“wages” be considered “net income”; because they do not represent “gains
and profits”. Gains and profits are earned from the operation of
commercial activities, business and the use or sale of real and personal
property. The reasoning is found in a statement made by Senator Langer
of North Dakota, on page 4729 of the Congressional Record, 1944:
“Eleventh, the bill introduces a new concept, adjusted gross income. It is defined to mean gross income less business deductions…In the case of an employee, adjusted gross income consists of gross wages or salaries less expenses of travel or lodging…It will be seen, therefore, that in general adjusted gross income means gross income less business deductions.”
In other words, according to Congress; the annual receipts (wages)
earned by labor for hire are equal to “net income”, the gains and profits
derived from business, trades and professions’, even though the two bear
no resemblance to each other in fact or operation. This, in
turn, makes the inalienable right to “labor for hire” a privilege, like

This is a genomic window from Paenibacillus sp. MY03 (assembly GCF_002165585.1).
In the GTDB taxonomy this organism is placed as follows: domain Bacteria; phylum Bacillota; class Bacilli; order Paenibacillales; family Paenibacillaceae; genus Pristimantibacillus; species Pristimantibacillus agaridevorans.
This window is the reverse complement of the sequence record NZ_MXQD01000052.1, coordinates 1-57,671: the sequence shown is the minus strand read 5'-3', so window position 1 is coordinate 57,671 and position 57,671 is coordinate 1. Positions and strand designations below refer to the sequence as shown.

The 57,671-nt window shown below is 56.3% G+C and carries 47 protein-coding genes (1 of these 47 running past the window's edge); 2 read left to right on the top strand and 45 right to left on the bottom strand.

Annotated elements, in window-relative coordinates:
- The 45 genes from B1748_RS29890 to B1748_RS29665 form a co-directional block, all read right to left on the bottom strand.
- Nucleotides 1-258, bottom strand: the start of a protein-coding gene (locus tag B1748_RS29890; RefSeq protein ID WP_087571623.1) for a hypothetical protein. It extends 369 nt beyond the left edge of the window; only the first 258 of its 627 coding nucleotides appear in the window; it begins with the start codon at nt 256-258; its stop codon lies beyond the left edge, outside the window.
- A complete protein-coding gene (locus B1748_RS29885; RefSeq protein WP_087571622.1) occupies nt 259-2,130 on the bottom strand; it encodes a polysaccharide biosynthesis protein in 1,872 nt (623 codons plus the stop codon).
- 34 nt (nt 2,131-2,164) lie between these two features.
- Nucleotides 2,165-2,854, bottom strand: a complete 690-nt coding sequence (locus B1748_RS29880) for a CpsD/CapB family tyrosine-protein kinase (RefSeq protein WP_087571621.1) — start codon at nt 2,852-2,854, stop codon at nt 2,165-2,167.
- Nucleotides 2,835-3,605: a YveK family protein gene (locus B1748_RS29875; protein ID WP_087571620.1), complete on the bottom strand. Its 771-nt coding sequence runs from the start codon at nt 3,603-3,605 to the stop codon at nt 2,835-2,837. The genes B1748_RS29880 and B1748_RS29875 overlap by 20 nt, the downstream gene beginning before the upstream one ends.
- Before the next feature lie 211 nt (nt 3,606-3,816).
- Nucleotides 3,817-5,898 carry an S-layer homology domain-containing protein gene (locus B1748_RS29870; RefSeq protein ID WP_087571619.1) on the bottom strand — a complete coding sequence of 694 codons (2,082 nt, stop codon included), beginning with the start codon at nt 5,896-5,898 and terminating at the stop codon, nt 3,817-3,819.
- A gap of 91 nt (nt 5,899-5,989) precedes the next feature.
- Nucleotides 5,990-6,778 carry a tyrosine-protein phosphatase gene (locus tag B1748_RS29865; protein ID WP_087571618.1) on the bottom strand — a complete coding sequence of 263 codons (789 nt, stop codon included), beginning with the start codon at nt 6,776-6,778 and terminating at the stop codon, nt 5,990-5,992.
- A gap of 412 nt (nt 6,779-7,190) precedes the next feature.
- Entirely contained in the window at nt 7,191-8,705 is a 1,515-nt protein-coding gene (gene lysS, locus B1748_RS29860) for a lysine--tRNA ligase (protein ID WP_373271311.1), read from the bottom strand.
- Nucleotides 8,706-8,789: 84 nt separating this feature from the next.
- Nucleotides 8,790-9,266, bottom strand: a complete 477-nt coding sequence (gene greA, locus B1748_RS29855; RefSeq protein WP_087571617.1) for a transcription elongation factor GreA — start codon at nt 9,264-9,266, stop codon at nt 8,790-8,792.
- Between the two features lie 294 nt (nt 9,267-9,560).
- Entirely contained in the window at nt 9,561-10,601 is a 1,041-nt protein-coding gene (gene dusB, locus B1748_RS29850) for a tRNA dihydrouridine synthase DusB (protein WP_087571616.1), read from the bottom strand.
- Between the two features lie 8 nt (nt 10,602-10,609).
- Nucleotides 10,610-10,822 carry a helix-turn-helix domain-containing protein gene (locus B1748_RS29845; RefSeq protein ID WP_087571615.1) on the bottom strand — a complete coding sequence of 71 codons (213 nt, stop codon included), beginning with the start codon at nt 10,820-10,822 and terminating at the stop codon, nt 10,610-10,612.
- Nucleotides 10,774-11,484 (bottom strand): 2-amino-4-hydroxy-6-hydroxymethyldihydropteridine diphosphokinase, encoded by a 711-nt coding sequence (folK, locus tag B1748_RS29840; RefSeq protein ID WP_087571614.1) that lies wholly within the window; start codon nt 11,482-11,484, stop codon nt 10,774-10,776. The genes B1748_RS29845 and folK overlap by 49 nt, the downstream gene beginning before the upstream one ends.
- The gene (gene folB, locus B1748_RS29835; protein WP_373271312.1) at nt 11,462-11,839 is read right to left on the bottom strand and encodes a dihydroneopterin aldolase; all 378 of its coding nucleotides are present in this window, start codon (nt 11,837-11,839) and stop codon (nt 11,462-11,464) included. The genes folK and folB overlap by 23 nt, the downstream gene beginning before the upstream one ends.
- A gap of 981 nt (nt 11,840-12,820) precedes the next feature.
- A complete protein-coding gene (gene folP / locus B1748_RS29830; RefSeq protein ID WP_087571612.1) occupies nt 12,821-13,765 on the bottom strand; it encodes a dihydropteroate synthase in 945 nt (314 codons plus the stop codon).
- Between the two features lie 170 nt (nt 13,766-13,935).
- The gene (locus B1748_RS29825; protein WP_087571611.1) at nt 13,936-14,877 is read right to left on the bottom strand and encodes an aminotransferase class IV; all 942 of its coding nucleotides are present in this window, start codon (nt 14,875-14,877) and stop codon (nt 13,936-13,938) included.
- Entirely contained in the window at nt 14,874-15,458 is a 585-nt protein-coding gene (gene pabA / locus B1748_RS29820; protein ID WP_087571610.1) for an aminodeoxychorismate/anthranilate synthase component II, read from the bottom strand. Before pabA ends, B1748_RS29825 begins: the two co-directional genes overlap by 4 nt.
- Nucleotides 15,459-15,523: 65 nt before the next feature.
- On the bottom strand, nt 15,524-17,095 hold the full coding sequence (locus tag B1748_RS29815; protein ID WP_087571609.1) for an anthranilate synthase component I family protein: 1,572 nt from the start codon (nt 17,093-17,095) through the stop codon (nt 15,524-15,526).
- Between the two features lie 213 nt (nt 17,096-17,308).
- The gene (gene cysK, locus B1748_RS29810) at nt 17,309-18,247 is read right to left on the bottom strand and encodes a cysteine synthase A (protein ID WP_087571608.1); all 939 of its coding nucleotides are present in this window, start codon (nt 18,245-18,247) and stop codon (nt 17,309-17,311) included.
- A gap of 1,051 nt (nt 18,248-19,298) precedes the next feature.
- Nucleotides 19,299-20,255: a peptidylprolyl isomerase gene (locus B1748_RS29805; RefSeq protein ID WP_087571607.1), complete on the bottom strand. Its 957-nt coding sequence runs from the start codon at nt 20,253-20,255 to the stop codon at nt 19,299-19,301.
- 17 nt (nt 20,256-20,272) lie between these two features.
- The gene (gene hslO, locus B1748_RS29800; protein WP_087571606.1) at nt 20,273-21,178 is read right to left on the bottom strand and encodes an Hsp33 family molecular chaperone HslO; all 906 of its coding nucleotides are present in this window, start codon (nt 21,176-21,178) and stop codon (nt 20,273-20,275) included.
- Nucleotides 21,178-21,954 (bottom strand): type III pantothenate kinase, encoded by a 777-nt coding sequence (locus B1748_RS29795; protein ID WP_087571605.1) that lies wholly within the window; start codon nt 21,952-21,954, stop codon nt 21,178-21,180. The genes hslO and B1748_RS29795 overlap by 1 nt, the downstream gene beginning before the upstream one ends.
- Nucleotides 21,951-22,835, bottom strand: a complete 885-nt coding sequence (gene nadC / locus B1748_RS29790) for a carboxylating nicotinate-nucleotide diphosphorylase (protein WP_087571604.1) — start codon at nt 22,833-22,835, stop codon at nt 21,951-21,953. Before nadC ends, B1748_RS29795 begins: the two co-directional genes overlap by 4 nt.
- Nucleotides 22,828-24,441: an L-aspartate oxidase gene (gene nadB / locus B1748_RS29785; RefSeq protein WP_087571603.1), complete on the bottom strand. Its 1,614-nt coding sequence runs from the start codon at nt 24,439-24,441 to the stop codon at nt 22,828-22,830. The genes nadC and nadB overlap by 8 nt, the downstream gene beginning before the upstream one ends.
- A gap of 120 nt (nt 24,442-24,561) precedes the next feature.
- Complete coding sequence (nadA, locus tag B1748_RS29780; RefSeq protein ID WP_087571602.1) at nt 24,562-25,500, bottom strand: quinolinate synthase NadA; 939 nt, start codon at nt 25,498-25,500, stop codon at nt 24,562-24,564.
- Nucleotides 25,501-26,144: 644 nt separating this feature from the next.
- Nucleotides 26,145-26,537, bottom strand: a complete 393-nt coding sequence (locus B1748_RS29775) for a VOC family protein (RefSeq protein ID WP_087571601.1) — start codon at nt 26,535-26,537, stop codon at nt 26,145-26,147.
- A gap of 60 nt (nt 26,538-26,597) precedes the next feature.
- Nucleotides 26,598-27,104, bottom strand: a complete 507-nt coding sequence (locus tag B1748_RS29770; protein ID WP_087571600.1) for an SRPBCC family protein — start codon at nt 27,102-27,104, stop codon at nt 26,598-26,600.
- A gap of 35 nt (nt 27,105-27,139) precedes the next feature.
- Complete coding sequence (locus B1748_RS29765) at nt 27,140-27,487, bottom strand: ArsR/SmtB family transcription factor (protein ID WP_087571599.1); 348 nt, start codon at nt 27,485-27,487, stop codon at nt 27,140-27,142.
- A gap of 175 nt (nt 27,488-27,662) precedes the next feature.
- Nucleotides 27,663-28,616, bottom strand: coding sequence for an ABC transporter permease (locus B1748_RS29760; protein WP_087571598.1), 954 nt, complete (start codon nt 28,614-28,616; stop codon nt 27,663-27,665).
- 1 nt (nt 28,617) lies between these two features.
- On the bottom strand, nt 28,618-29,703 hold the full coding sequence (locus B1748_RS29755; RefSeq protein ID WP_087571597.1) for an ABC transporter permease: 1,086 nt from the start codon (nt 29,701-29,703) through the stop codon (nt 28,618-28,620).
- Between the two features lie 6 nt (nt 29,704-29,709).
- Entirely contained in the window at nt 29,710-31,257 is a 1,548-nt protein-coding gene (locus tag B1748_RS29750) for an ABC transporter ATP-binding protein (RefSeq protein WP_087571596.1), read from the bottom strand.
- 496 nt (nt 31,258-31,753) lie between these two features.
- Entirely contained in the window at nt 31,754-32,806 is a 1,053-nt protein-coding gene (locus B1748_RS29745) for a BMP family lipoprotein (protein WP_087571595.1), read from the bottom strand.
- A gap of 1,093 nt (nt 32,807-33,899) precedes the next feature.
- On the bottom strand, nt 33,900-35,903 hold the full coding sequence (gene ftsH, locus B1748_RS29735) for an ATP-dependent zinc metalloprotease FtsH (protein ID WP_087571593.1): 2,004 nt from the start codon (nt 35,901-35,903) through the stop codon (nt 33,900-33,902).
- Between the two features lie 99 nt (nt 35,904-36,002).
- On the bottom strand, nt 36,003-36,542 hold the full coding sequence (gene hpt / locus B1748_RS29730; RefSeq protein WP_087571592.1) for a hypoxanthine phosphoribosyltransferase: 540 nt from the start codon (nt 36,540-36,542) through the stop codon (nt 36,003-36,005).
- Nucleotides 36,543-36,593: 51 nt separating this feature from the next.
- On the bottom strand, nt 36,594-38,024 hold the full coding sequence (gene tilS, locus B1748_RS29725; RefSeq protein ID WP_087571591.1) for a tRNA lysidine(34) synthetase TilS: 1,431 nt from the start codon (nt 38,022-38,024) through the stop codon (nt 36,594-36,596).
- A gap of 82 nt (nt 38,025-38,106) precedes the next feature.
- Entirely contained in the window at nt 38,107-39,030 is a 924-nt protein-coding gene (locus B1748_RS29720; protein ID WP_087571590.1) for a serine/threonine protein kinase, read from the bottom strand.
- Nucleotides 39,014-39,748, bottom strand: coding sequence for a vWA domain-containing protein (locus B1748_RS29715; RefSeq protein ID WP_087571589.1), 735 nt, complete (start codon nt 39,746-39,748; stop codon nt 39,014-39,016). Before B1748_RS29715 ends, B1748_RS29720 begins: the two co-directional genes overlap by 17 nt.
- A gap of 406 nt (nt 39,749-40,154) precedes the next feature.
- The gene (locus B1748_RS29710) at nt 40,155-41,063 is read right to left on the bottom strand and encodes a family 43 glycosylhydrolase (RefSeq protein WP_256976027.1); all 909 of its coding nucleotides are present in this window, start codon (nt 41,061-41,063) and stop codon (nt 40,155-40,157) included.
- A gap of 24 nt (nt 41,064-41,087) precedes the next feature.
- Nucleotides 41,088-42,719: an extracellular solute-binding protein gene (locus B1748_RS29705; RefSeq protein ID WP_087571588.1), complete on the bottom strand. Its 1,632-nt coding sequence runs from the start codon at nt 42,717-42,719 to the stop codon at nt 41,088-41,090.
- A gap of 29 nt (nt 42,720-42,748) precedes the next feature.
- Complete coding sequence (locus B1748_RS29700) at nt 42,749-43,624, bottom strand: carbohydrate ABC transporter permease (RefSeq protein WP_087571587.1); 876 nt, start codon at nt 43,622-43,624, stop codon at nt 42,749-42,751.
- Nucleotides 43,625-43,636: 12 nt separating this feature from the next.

that of business, trades and professions, taxable by an excise tax, which
is inconsistent with the fundamental law.
The Revenue Bill of 1940 (H.R. 10039), known as the “National Defense
Tax Bill”. Introduced June 11, 1940, page 7959 of the Congressional
“a bill to provide for the expenses of National preparedness by raising revenue and issuing bonds, and for other purposes…”
Reported by the Ways and Means Committee to the House of Representatives.
“The resolution provides for 6 hours of general debate and I regret that I am obliged to admit, if the charge is made, that it is a closed rule and that such a charge is correct. Yes, it might even be considered a gag rule. (Congressman Sabath of the Rules Committee) [Meaning that the general assembly could not offer changes]
An explanation of the bill, as presented by Congressman Allen of Illinois
on page 7961: